The benefit is that a permanent policy is valid until death as long as the premiums are paid. Permanent policies also have a tax-deferred cash value account. A portion of the premium is placed in a savings vehicle that grows and can be used as collateral for a loan or withdrawn. Although the cash value portion will probably not earn as much interest as some other investments, such as the stock market, it is generally safe and can play a key role in financial planning. Your cash value account will likely have a cap for interest and returns, information which can be found in your policy terms.

Some experts don’t recommend permanent policies for everyone, often because of the cost, but there are certain circumstances where these policies may make the most sense. For instance, permanent policies may be a good choice for someone who has a child with a disability who will never be financially independent or a non-working partner who would need help maintaining their lifestyle if the working partner dies.

Final expenses insurance

The median cost of a funeral in the United States is $7,640. For those who don’t want to burden their heirs with end-of-life expenses and don’t need a significant payout, one type of permanent insurance that may work is final expenses or burial insurance. This type of permanent policy, intended to cover funeral costs and any outstanding debts, is moderately low-cost but also has a lower death benefit  — usually no more than $25,000.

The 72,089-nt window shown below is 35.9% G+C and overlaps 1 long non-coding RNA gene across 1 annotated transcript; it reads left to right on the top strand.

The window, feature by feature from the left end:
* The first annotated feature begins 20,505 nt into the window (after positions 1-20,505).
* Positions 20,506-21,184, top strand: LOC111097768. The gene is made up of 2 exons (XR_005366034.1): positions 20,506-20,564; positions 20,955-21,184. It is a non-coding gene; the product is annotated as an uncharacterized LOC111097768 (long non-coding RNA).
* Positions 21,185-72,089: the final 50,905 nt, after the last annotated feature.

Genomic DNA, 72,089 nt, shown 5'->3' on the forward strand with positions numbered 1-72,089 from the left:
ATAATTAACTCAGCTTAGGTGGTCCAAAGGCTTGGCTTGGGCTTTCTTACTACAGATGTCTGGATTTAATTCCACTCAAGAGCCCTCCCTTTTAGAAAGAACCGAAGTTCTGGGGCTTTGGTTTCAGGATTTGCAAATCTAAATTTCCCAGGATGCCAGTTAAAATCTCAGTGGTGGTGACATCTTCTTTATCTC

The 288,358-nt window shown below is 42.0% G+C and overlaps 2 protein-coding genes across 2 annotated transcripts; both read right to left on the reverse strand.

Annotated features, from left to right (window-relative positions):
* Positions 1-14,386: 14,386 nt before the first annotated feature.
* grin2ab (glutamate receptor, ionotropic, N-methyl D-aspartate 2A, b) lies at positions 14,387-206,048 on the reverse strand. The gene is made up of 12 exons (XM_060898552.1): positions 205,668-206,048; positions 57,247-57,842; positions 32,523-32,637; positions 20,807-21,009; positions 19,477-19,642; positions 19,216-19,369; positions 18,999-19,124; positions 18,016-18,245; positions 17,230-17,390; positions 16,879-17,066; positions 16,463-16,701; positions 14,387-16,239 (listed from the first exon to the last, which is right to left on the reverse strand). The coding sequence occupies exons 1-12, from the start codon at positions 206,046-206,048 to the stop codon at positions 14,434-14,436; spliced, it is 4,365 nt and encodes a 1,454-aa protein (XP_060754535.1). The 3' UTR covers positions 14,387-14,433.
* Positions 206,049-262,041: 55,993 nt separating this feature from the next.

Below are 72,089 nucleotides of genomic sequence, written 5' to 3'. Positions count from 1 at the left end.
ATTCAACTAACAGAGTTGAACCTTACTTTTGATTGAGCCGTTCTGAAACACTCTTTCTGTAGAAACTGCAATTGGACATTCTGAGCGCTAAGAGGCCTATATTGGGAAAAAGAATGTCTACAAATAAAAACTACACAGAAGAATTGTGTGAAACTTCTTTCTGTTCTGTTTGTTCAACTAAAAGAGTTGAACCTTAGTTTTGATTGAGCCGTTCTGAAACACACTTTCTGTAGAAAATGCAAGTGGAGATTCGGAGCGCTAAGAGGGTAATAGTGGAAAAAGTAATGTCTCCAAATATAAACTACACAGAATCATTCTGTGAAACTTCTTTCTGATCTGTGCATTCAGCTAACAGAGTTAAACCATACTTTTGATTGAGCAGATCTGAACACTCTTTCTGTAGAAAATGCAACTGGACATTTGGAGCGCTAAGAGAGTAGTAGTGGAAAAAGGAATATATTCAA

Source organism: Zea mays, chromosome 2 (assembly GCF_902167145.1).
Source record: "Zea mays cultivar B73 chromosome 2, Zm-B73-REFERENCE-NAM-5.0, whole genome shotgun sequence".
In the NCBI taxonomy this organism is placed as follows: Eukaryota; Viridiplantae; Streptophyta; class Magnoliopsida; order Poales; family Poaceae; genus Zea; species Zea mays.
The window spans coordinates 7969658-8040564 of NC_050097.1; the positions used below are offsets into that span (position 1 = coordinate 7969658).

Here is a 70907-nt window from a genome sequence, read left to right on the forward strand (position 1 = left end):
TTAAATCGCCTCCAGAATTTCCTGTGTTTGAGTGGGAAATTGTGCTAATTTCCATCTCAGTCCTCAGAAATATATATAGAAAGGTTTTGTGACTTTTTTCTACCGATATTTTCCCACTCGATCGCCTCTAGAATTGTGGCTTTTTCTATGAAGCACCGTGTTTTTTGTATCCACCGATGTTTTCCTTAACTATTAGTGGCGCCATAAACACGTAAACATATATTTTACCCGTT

Unlike most permanent policies, there is no medical exam required. It is a good choice for older adults whose primary goal is to prevent their beneficiaries from facing financial challenges associated with their death.

Frequently asked questions

What is the best life insurance company?

The best life insurance company will be different for everyone based on individual characteristics.  You may want to talk with an independent insurance agent about your needs — and they can help you find the best life insurance companies for what you need.

Which type of policy is better: term or permanent?

Choosing between different types of life insurance can be stressful. Term policies will be the right choice for some people, while permanent policies will work better for others. Talking to an insurance agent can help you decide which policy might be best for you. When deciding between term and permanent life insurance, it may be helpful to know that term life policies are generally cheaper than permanent life insurance policies. Term life insurance may be a good option for someone who only wants coverage while their children are young, for instance. Other people appreciate permanent insurance for providing lifelong coverage and a savings component.

Do I need life insurance if I have no dependents?

You may still want to consider purchasing life insurance if you have no dependents. Many people choose to purchase a life insurance policy with their spouse as the beneficiary. You can also use your life insurance policy’s death benefit to leave a legacy. Some policyholders choose to leave the payout to an organization such as a church, university or charity.

Written by
Lizzie Nealon
Insurance Writer
Lizzie Nealon is a former insurance writer for Bankrate. Her favorite part of the job is making home, auto and life insurance digestible for readers so they can prepare for the future.
Edited by
Insurance Editor